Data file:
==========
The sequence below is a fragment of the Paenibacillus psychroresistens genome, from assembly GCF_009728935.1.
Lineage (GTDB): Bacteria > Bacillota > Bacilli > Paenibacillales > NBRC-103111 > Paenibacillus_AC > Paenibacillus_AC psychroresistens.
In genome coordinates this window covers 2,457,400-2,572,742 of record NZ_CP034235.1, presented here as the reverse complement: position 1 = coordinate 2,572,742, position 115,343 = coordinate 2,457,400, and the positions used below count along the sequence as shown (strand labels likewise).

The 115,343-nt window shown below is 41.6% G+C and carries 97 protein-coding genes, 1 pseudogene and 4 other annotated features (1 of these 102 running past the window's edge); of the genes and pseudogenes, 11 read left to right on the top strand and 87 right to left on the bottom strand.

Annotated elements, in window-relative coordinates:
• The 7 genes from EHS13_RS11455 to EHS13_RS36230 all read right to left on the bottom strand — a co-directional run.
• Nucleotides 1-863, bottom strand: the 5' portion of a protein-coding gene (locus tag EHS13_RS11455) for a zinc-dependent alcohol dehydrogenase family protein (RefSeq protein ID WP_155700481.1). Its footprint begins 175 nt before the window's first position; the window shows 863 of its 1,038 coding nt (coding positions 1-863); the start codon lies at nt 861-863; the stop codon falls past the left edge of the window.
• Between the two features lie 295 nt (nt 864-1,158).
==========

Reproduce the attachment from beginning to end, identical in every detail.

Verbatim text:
The sequence below is a fragment of the Paenibacillus psychroresistens genome, from assembly GCF_009728935.1.
Lineage (GTDB): Bacteria > Bacillota > Bacilli > Paenibacillales > NBRC-103111 > Paenibacillus_AC > Paenibacillus_AC psychroresistens.
In genome coordinates this window covers 2,457,400-2,572,742 of record NZ_CP034235.1, presented here as the reverse complement: position 1 = coordinate 2,572,742, position 115,343 = coordinate 2,457,400, and the positions used below count along the sequence as shown (strand labels likewise).

The 115,343-nt window shown below is 41.6% G+C and carries 97 protein-coding genes, 1 pseudogene and 4 other annotated features (1 of these 102 running past the window's edge); of the genes and pseudogenes, 11 read left to right on the top strand and 87 right to left on the bottom strand.

Annotated elements, in window-relative coordinates:
• The 7 genes from EHS13_RS11455 to EHS13_RS36230 all read right to left on the bottom strand — a co-directional run.
• Nucleotides 1-863, bottom strand: the 5' portion of a protein-coding gene (locus tag EHS13_RS11455) for a zinc-dependent alcohol dehydrogenase family protein (RefSeq protein ID WP_155700481.1). Its footprint begins 175 nt before the window's first position; the window shows 863 of its 1,038 coding nt (coding positions 1-863); the start codon lies at nt 861-863; the stop codon falls past the left edge of the window.
• Between the two features lie 295 nt (nt 864-1,158).